[Jason Powell returns for this encore presentation. Because you demanded it! Neil should be back with the final part of his series soon.]
Per some folks’ request (hi, Jeremy), here is my top 20 favorite Claremont X-comics. (Today.) Note: I’m going chronological, not with a ranking.
PART ONE 1975-1981
Uncanny X-Men #96 – from 1975
The first issue fully plotted by Claremont, and it introduces several motifs that will recur often over the next sixteen years: Demonic invasion (see also: X-Men 143, X-Men 184-188, “Fall of the Mutants” and “Inferno”); women kicking ass (note Moira coming out with the machine gun, and of course it is Storm who saves the day); Ororo’s claustrophobia; and the one-page cutaways that seed upcoming plots (not something invented by Claremont, but it’s a device that he loves, and this is the first issue in which he uses it).
When I first blogged about this, Josh Hechinger made a great comment about it. Here’s an excerpt …
“ … notice how everyone's attacks on the monster are mainly them trying to defend whoever just got smacked down by the monster? Storm goes down, Colossus saves her. He goes down, Nightcrawler lays into the monster. Nightcrawler goes down, Wolverine goes berserker. It escalates, to the point of overcompensation. … Everyone on the team clearly A) doesn't want to see another teammate die and B) is trying really, really, REALLY hard to make up for the fact that they sat on their thumbs when Proudstar went boom. … (Except for Banshee, who DID try to save Proudstar, and as such is barely involved in the fight.)”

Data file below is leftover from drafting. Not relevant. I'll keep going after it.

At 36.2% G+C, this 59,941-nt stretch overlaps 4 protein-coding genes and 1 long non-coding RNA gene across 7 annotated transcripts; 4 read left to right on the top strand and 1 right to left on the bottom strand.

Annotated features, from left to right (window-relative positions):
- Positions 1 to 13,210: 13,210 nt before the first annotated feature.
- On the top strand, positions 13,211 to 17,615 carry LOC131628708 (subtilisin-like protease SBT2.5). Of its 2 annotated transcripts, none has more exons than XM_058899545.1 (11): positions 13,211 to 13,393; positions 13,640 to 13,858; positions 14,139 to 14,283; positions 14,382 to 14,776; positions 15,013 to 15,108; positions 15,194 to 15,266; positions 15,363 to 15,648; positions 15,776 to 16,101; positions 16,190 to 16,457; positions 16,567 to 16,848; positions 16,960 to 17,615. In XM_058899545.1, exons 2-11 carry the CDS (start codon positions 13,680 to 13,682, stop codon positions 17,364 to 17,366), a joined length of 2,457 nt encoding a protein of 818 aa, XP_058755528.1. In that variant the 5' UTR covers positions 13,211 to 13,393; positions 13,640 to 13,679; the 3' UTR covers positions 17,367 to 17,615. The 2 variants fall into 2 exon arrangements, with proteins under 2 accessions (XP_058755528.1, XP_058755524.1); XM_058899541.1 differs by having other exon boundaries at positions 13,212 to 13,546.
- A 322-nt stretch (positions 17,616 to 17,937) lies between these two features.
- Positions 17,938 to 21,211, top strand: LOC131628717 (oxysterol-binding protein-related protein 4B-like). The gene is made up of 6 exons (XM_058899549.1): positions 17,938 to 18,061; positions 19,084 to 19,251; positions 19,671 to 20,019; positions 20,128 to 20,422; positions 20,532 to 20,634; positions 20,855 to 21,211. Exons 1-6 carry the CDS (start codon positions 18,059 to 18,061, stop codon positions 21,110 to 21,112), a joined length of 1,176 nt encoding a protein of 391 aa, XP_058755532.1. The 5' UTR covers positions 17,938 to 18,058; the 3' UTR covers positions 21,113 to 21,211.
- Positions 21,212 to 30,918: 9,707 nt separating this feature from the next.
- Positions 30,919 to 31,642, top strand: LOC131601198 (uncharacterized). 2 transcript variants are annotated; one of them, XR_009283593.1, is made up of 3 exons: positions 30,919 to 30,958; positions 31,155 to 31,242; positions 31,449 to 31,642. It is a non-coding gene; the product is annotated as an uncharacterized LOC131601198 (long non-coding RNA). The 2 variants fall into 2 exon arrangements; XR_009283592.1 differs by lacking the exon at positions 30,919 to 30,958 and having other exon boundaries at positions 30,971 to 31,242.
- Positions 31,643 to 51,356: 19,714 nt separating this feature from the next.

Uncanny X-Men #113 – 1978
The quintessential X-Men vs. Magneto fight, by Claremont/Byrne/Austin. That team always did action really well, and this is one of their best fight scenes, and it’s against their arch-enemy! (It’s also pretty much the final appearance of the evil, Silver Age Magneto. His rehabilitation begins to take place over the course of his next few appearances.)
Uncanny X-Men #132 – 1980
Here’s what I wrote originally: “This issue is a triumph by Claremont and Byrne, containing an embarrassment of riches. With the exception of their utter masterpiece, Uncanny X-Men #137, this one’s their very best. It contains the return of the Angel, a beautiful love scene between Scott and Jean, a wonderfully suspenseful assault by the X-Men upon the Hellfire Club, the full unveiling of Sebastian Shaw (arguably Claremont/Byrne’s greatest addition to the X-Men rogues’ gallery), the payoff to Jason Wyngarde’s seduction of Jean along with the revelation that Wyngarde is actually Silver Age villain Mastermind, and to top it all off the best picture of Wolverine ever drawn.”
Then in the comments, Doug M pointed out the use of contrast in the issue: “ … it is structured, to a degree rare even for top-form Claremont & Byrne, and almost unknown in mainstream comics up to this time. … We have two parts to this issue -- the intro in New Mexico, and the attack on the Hellfire Club in New York. … New Mexico is sunny and warm and clean. In New York, it's night and cold and snowing, and some of the action takes place in a sewer. … In New Mexico the X-Men are casual, in jeans and bathing suits. In New York, they're formal, in uniform or in evening dress. … New Mexico is wide open and outdoors. All but a couple of panels in New York are indoors, and some are claustrophobically so -- Nightcrawler and Wolverine going through tunnels. … New Mexico is heavenly, with an angel soaring high above. The Hellfire Club is hellish, with the two least human members of the team -- the one who /looks/ horrible, and the one who really /is/ horrible -- creeping through the sewers. … The very first panel has Angel flying high. The very last panel has Wolverine emerging from the muck deep underground.” Doug goes on with some interesting observations about how these contrasts reinforce thematically what is happening with Jean … it’s all great stuff. Check it out if you haven’t.
Uncanny X-Men #137 – 1980
The issue that everything before it was leading up to. A Greek tragedy, with superheroes.